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CUT! How Does CRISPR Work?

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Grade Range
Group Size
1-3 students
Active Time
3 hours 30 minutes
Total Time
3 hours 30 minutes
Area of Science
Genetics & Genomics
Genetic Engineering
Key Concepts
Gene editing, CRISPR
Svenja Lohner, PhD, Science Buddies
Schematic diagram of the CRISPR-Cas9 complex, showing the Cas9 protein, the guideRNA, and the cleaved target DNA.
Image credit: Marius Walter [CC BY-SA 4.0], Wikimedia Commons, 2017


In this lesson plan, students will take a closer look at the most recent developments in gene editing. Specifically, they will learn about the CRISPR technology using various interactive simulations and other resources. Based on their gained knowledge, students will create a model of the CRISPR-Cas9 components and create a stop-motion animation video of the molecular mechanism of CRISPR-Cas9.

Remote learning adaptation: This lesson plan can be conducted remotely. Students can work independently (individually or in virtual groups) to brainstorm, storyboard, and film using the Brainstorming Worksheet, the Storyboard Template, and the Grading Rubric for guidance. The videos can then be shared online on a class drive or classroom sharing apps like Flipgrid. The Engage and Reflect sections can either be dropped entirely, done individually remotely, or be conducted over a video chat.

Learning Objectives

NGSS Alignment

This lesson helps students prepare for these Next Generation Science Standards Performance Expectations:
This lesson focuses on these aspects of NGSS Three Dimensional Learning:

Science & Engineering Practices Disciplinary Core Ideas Crosscutting Concepts
Science & Engineering Practices MS
Developing and Using Models. Develop a model to describe unobservable mechanisms.

Developing and Using Models. Develop and use a model based on evidence to illustrate the relationships between systems or between components of a system.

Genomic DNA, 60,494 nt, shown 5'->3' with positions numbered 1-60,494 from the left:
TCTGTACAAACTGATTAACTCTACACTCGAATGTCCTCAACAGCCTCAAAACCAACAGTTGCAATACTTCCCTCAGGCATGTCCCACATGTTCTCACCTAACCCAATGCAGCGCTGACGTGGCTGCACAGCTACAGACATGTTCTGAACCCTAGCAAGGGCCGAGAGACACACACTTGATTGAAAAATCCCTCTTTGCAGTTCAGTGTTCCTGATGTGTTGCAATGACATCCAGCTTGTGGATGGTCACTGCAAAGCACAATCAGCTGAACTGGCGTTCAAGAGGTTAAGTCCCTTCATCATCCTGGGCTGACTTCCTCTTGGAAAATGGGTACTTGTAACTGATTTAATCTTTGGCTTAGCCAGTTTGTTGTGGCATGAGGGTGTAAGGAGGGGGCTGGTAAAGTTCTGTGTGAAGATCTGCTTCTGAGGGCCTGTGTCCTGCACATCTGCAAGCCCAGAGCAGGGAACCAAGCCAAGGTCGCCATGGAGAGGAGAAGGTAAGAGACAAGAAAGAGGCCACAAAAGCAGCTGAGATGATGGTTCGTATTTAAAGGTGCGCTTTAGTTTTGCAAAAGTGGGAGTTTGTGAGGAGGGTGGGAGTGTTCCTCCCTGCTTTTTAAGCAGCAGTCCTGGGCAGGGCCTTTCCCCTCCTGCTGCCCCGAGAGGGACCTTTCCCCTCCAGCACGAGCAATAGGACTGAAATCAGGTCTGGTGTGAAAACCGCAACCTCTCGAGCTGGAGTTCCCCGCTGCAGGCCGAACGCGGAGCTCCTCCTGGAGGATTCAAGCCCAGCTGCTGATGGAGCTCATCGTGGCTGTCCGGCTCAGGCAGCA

Disciplinary Core Ideas MS
LS4.B: Natural Resources. In artificial selection, humans have the capacity to influence certain characteristics of organisms by selective breeding. One can choose desired parental traits determined by genes, which are then passed on to offspring.

LS1.A: Structure and Function. All cells contain genetic information in the form of DNA molecules. Genes are regions in the DNA that contain the instructions that code for the formation of proteins, which carry out most of the work of cells.
Crosscutting Concepts MS
Cause and Effect. Phenomena may have more than one cause, and some cause and effect relationships in systems can only be described using probability.

Science Addresses Questions About the Natural and Material World. Scientific knowledge can describe the consequences of actions but does not necessarily prescribe the decisions that society takes.

Structure and Function. Structures can be designed to serve particular functions by taking into account properties of different materials, and how materials can be shaped and used.

Structure and Function. Investigating or designing new systems or structures requires a detailed examination of the properties of different materials, the structures of different components, and connections of components to reveal their function and/or solve a problem.